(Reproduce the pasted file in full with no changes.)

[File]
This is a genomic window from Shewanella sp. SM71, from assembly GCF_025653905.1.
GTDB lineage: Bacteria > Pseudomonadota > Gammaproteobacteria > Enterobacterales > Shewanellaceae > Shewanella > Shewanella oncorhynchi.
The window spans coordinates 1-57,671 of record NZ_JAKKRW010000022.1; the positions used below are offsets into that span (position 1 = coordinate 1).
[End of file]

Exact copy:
This is a genomic window from Shewanella sp. SM71, from assembly GCF_025653905.1.
GTDB lineage: Bacteria > Pseudomonadota > Gammaproteobacteria > Enterobacterales > Shewanellaceae > Shewanella > Shewanella oncorhynchi.
The window spans coordinates 1-57,671 of record NZ_JAKKRW010000022.1; the positions used below are offsets into that span (position 1 = coordinate 1).